Jamaica to ban single-use plastic bags, straws by 2019

Fish swim near a plastic bag along a coral reef off the coast of Egypt. A growing number of countries have introduced legislation to cut down on plastic pollution, including Jamaica, which will issue a ban that takes effect in 2019. File Photo by Mike Nelson/EPA

Sept. 18 (UPI) — The Jamaican government this week announced a ban on plastic bags, straws and polystyrene foam set to take effect on Jan. 1, 2019, becoming the latest nation to strongly restrict the use of single-use products known to have ill effects on the environment.

Daryl Vaz, Jamaica’s Minister without Portfolio in the Ministry of Economic Growth and Job Creation, said the move is part of an international effort to reduce pollution that has plagued the island nation in recent years.

“We’re moving towards a ban on single-use plastic, but while we do so, we’re also working on a Plastic Minimisation Project in collaboration with United Nations Environment, and with the support of the Government of Japan, to reduce and manage plastic marine litter from the land-based activities, in an environmentally sound matter,” he said, according to the Jamaica Observer.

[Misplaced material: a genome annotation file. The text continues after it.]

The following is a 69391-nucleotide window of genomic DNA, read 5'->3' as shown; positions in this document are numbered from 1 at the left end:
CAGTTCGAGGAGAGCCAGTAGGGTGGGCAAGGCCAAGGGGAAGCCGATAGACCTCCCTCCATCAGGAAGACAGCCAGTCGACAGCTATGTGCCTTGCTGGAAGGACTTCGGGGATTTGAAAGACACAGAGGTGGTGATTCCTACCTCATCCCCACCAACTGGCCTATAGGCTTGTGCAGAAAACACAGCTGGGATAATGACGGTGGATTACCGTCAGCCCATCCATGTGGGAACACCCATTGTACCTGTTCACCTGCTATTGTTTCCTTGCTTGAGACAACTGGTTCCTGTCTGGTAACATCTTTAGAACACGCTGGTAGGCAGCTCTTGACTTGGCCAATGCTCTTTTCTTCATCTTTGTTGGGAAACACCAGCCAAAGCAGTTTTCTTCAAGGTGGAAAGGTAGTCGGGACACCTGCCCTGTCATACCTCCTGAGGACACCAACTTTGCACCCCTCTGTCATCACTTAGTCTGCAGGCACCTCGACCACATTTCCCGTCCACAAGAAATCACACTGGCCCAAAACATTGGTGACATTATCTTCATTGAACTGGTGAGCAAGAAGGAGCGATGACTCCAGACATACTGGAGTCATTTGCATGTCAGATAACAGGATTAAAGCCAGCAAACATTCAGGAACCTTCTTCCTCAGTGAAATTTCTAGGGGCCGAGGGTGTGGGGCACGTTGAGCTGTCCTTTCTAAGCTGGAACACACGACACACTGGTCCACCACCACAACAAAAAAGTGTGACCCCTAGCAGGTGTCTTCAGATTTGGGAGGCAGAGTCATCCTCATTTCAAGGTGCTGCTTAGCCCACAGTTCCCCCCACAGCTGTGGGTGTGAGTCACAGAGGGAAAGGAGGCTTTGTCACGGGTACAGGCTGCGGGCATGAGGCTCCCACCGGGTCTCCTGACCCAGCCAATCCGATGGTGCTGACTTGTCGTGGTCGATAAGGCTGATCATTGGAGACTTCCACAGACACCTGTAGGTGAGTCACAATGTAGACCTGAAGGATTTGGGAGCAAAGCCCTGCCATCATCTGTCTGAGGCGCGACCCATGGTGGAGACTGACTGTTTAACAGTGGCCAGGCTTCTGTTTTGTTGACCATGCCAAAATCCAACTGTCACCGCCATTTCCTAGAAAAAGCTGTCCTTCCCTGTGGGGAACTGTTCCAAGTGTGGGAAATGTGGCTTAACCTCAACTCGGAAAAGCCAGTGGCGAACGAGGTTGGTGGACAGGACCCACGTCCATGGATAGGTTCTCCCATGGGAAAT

The ban on plastic bags will include a ban on the importation, manufacturing and distribution of single-use plastic bags with dimensions at or below 24 inches by 24 inches.

Exceptions to the ban will include bags “utilized to maintain public health or food safety standards,” such as bags used to package raw meats, flour, rice and other foods commonly transported in smaller bags.

“Consumers are being encouraged to use reusable carrier bags, particularly by local enterprises,” the government advisory said.

Polystyrene foam, most commonly referred to as Styrofoam, will also be banned except for the packaging of some food items.

Local manufacturers of polystyrene foam will have until January 1, 2021 before they must stop production.

The ban on plastic drinking straws will include a ban on straws attached to drink boxes and pouches.

Straw exceptions will be made for the medical community when plastic alternatives are not viable.

According to a recent report by the United Nations Environment, an agency of the United Nations, more than 60 countries have introduced bans and levies to reduce single-use plastic waste.

“These plastic products are often the most visible forms of plastic pollution. It is estimated that one to 5 trillion plastic bags are consumed worldwide each year,” the report stated. “Five trillion is almost 10 million plastic bags per minute. If tied together, all these plastic bags could be wrapped around the world seven times every hour.”


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